CIBC economist says local real estate market bucking national “softening” trend


Always somewhere in the middle among Canada’s 25 major centres is how Benjamin Tal, the managing director and deputy chief economist for CIBC World Markets, describes Winnipeg’s economy and housing market.
“Winnipeg will never be last and it will never be first,” said Tal, who was the keynote speaker at the 2012 WinnipegREALTORS® forecast breakfast at Canada Inns Polo Park last Wednesday.
According to a recent CIBC index on economic performance, which aggregates nine economic variables into one measure, Winnipeg ranked 12th among Canada’s 25 largest cities, coming in 11th in change in percentage of MLS® average price and 18th in percentage of change in MLS® unit sales.
But being in the middle is good, he added, since Winnipeg will also never be subjected to the sudden downswings often experienced in other Canadian cities. 
Tal said the main reason the city is in the middle of the pack is that its economic structure is versatile, but growth is invariably slow and steady, unlike in other centres that are reliant upon a single resource, such as Calgary, where the oil industry is dominant and exposes the Alberta city to cyclical booms and busts.
While the housing markets in other major Canadian cities are “softening,” Winnipeg is so far bucking the trend, recording steady price increases, according to the CIBC economist.
WinnipegREALTORS® reported a six per cent average price increase over 2010 by the end of 2011 to $256,748.
Tal said Winnipeg’s real estate market has been driven primarily by low interest rates which are expected to remain in place for at least two years.
“Credit is important in Winnipeg,” Tal said.
“Winnipeg is very sensitive to interest rate increases,” he added, so what happens down the road to interest rates will have an effect on the city’s housing market. 
But Tal also said Bank of Canada Governor Mark Carney has no intention of raising interest rates for some time.
When the central bank does raise interest rates (perhaps in two year’s time), they won’t be crippling, according to Tal.
“Carney won’t repeat past mistakes, such as in 1991 when high interest rates killed the housing market.”
In February 1991, Canada’s average interest rate reached an historical high of 16 per cent. The Bank of Canada then underwent a significant change, implementing inflation-targeting to combat the double-digit interest rates that plagued the country during the 1980s. Since then, it has maintained the rate of inflation between one and three per cent. 
Tal is also confident a U.S.-style housing bubble is “not going to happen” in Canada, because Carney won’t let it happen.
Besides, said the expert on the Canadian, U.S. and overseas housing markets, the conditions leading to the American housing collapse are not present in Canada.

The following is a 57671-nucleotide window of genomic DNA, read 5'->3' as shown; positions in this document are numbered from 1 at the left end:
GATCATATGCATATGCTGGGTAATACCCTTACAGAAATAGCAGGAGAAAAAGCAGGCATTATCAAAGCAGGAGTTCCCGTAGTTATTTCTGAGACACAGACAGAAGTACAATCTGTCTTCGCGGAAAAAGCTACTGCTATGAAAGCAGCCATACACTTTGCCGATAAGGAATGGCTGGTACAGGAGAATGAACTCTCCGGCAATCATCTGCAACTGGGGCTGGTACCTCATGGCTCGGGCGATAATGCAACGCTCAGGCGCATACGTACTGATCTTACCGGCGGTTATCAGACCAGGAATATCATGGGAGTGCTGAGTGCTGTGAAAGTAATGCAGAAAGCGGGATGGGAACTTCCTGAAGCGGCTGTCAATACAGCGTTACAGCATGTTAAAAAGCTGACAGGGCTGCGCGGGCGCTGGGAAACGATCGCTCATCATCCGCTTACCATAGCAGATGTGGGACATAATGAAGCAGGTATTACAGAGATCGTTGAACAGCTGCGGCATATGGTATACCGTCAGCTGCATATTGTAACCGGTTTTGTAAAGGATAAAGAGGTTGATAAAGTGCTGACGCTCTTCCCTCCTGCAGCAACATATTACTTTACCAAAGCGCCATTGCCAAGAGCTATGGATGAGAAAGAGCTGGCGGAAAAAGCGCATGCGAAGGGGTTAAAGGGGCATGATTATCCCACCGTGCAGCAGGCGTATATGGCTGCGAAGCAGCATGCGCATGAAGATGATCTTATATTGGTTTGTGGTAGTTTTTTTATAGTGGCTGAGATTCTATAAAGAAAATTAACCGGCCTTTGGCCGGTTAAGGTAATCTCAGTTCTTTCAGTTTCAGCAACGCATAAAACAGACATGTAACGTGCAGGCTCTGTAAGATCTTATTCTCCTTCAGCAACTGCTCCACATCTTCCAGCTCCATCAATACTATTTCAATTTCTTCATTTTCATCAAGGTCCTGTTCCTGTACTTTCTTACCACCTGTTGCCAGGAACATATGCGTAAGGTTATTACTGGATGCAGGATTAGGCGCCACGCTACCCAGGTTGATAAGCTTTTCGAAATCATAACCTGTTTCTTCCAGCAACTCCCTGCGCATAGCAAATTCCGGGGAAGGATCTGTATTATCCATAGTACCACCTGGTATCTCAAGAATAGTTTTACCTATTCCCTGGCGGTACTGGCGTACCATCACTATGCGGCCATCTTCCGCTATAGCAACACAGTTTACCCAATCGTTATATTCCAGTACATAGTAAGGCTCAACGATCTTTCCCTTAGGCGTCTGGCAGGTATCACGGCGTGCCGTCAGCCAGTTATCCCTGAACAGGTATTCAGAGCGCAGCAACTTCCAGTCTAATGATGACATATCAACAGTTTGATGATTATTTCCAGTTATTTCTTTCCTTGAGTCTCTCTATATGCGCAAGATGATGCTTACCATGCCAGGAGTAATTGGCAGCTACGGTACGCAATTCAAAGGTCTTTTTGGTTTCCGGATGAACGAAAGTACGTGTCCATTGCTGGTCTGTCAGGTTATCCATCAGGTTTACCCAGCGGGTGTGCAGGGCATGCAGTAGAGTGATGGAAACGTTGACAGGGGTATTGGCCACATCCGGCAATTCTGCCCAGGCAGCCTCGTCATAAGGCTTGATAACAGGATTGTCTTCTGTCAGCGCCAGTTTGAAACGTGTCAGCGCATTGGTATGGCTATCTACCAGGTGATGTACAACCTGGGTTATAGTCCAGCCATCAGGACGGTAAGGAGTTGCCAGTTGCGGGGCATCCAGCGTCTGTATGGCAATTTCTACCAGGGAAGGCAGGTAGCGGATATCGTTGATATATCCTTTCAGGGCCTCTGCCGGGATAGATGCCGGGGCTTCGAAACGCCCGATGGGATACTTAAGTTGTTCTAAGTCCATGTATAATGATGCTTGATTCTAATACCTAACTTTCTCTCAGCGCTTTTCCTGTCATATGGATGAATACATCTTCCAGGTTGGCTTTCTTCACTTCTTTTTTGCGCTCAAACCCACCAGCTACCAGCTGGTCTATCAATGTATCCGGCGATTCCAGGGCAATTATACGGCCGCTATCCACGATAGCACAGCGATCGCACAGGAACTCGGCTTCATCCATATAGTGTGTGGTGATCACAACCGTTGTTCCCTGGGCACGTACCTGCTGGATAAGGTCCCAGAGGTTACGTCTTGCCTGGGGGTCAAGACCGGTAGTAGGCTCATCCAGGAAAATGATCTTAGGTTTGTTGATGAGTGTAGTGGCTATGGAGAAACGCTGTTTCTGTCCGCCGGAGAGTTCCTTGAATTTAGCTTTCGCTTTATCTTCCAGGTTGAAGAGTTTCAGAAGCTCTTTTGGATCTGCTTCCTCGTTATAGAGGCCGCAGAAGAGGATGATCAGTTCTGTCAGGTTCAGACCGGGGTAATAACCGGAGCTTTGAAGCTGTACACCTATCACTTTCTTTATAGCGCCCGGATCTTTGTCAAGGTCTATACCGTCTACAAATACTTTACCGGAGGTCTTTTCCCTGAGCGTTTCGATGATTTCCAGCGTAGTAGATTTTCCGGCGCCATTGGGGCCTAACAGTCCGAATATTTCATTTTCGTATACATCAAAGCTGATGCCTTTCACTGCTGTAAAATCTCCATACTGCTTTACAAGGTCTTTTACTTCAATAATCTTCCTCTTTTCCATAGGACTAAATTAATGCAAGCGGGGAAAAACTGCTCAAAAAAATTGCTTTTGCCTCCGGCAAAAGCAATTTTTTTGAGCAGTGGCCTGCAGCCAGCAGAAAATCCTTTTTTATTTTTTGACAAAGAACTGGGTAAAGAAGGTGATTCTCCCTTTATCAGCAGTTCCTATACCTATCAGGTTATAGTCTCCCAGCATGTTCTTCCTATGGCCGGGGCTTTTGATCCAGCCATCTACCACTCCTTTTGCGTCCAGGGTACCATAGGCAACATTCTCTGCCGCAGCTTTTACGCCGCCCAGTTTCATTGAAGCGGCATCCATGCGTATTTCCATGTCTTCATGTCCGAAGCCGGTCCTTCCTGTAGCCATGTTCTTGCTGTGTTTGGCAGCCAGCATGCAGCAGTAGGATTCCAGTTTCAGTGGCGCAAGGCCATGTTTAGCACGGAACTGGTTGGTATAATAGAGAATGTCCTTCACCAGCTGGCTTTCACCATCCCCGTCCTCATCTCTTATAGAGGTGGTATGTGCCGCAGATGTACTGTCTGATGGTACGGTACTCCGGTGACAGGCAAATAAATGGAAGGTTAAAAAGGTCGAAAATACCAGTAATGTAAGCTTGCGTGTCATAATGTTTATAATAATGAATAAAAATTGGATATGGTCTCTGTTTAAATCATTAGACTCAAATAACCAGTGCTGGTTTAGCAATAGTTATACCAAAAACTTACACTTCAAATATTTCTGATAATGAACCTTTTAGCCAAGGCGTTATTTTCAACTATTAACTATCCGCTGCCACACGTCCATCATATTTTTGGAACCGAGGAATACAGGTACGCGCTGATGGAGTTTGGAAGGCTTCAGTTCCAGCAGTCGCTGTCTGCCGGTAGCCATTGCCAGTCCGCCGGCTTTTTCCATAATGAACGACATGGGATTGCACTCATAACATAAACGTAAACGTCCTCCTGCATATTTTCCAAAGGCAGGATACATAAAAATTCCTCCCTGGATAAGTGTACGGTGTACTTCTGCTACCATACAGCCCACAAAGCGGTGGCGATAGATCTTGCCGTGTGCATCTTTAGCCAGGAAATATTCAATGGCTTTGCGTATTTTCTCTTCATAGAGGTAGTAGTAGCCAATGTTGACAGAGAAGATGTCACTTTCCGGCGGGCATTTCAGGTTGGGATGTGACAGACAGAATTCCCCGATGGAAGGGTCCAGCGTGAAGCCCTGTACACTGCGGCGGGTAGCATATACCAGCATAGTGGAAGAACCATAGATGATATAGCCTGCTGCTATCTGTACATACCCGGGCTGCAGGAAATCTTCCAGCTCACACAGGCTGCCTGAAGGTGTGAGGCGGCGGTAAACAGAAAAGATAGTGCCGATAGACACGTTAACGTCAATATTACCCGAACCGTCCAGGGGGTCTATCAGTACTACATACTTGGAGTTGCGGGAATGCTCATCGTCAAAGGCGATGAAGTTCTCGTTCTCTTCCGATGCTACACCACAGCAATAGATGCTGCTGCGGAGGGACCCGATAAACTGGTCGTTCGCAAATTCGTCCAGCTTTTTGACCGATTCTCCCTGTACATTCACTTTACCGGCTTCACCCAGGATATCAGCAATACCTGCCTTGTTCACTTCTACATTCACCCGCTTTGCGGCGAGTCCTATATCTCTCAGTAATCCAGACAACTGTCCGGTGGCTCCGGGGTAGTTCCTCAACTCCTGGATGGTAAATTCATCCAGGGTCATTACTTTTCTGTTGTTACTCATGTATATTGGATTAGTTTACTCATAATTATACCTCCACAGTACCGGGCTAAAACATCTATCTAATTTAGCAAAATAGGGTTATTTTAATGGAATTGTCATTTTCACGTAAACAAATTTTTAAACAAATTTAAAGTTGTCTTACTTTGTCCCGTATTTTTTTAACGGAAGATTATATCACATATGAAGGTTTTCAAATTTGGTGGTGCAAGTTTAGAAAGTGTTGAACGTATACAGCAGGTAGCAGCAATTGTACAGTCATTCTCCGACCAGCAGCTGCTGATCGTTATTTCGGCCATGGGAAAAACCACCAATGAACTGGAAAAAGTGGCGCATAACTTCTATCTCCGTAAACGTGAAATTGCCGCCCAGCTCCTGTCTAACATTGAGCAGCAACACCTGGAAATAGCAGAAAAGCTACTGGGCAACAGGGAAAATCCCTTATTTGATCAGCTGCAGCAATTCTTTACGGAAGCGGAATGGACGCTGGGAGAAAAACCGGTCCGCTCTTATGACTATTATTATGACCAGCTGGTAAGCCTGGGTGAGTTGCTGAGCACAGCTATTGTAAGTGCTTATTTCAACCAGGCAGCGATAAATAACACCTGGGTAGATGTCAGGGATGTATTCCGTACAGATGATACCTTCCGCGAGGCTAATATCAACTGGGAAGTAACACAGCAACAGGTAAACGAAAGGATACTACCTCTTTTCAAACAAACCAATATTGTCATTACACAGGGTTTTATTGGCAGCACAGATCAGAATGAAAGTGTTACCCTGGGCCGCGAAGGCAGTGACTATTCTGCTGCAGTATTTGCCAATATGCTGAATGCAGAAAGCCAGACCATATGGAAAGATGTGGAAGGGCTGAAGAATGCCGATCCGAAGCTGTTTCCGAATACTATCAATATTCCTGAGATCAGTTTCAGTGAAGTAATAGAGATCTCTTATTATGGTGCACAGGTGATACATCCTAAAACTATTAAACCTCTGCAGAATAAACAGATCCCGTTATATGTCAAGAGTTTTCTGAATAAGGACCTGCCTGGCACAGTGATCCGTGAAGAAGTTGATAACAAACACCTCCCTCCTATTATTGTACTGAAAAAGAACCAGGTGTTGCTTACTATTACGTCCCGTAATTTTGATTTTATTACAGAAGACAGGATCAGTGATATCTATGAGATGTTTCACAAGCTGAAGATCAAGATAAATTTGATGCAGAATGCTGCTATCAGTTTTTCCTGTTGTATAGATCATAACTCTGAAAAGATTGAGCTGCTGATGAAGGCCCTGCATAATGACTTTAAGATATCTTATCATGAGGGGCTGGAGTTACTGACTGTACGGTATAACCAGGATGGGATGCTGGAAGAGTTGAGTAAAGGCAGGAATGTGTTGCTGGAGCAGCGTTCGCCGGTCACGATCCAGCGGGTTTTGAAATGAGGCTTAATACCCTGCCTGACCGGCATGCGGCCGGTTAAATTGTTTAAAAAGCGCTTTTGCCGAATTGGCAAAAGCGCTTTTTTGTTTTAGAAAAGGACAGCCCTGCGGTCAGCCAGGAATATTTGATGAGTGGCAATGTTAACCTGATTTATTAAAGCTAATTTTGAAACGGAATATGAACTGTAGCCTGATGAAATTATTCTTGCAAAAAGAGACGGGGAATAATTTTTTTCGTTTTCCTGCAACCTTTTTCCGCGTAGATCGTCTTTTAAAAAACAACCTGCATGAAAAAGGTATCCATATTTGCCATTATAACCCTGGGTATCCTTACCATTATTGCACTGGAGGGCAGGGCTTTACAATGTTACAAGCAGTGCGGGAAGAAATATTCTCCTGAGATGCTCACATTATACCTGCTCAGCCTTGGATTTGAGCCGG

He said the ratio of risky mortgage debt at the time of the U.S. housing bubble burst was at 22 per cent, while it’s now just 4.5 per cent in Canada.
“I don’t see a cliff or a cloud (over the horizon),” he said.
Carney said some parts of the nation’s housing market, especially Vancouver and Toronto, may be “overvalued,” so the Bank of Canada will remain vigilant. 
In addition, Carney has expressed concern over the level of household debt. As a portion of annual disposable (after-tax) income, debt reached 152.98 per cent in 2011’s third quarter, up from 150.57 in the second quarter of the year, according to Statistics Canada. The central bank governor and federal Finance Minister Jim Flaherty have been urging Canadians to get a handle on their household debts.
Tal said the bulk of household debt in Canada is mortgages — 70 per cent — but they are paid over a 25-year period, not one year, he has continually told the media.
What matters is the amount of annual income required to service a household debt. While 40 per cent is probably too high, a more manageable figure would be 30 per cent of annual income.
People should also be aware of how much debt they can handle in the event of an interest rate increase, which will eventually occur, he added.
Despite the concerns expressed, when the Bank of Canada made its recent announcement not to raise its rate, it reported “very favourable financing conditions are expected to buttress consumer spending and housing activity.”
A number of financial institutions recently dropped their five-year lending rate to a record low of 2.99 per cent, which is down considerably from the advertised five-year rate of 5.29 per cent when the central bank met last year on December 6. 
“The bottom line is that the bank (of Canada) rate is not going to go up anytime soon, and we may see rates lowered should downside risks (form European debt issues) materialize,” said Canadian Real Estate Association chief economist Gregory Klump.
Overall, said Tal, the Canadian real estate market, including Winnipeg’s, will “not be as exciting” over the next couple of years, as it had been in 2010 and 2011.
“While we do not see housing prices crashing, we do believe that house prices in Canada will level off in the near future and might start trending downward modestly,” Tal said in a report for the CIBC Economics publication, In Focus. “Further out, the most likely scenario is that the eventual increase in interest rates will lead to 
a decline in prices (probably in the magnitude of 10 to 15 per cent).
“But given the current balanced affordability position, the more significant adjustment will be in housing market fundamentals that are likely to catch up with prices in the coming years — paving the way for a healthier housing market later in the decade,” Tal added.